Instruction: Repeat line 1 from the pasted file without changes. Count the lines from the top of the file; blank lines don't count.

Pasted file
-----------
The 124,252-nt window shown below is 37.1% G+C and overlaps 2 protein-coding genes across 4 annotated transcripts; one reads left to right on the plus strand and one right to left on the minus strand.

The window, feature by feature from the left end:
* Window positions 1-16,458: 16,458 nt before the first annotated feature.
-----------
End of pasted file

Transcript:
The 124,252-nt window shown below is 37.1% G+C and overlaps 2 protein-coding genes across 4 annotated transcripts; one reads left to right on the plus strand and one right to left on the minus strand.